Predictions of the Hardgrove grindability index, a predictor of the crushing and pulverization propensity of coal, have been made using both regression and neural network techniques. All techniques suffer from shortcomings. In general, input parameters must be selected based on a sound knowledge of coal chemistry and petrology, with avoidance of redundant parameters, avoidance of closure in the data sets that add to 100% (individually the proximate and ultimate analyses, petrology, and (approximately) major oxides), and a constrained coal rank and provenance setting. Predictions based on a specific set of coals are not necessarily translatable to different ranks or maceral suites. In general, for high volatile bituminous coals, combinations of coal rank (vitrinite reflectance or volatile matter), liptinite content, and ash percentage produce the best predictions.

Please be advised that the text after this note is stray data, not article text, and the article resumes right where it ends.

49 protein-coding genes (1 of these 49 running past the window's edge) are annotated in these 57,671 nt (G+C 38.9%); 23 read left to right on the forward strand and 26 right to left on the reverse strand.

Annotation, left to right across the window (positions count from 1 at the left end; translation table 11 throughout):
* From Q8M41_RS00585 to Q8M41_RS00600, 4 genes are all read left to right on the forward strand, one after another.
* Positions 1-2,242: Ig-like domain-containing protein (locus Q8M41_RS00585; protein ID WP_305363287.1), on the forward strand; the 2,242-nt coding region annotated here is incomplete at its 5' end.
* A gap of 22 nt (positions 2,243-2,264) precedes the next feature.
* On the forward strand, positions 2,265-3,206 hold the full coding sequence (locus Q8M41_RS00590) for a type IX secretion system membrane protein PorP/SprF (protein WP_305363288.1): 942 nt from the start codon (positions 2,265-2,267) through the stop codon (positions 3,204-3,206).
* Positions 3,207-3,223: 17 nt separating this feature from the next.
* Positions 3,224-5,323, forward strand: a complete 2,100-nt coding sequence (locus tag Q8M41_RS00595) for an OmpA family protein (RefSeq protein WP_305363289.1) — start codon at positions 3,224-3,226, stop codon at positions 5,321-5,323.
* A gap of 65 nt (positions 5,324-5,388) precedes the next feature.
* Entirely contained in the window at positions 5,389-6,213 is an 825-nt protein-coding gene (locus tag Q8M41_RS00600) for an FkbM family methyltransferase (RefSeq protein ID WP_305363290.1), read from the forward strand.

|Journal||International Journal of Coal Geology|
|State||Published - Nov 1 2021|
Bibliographical noteFunding Information:
We thank all of our colleagues who have guided us in these studies. In particular, Hower acknowledges the guidance of the late Ralph Gray whose commentary of the mid-1980's studies helped us to refine our experimental designs.
© 2021 Elsevier B.V.
- Artificial intelligence
- Coal rank
ASJC Scopus subject areas
- Fuel Technology
- Economic Geology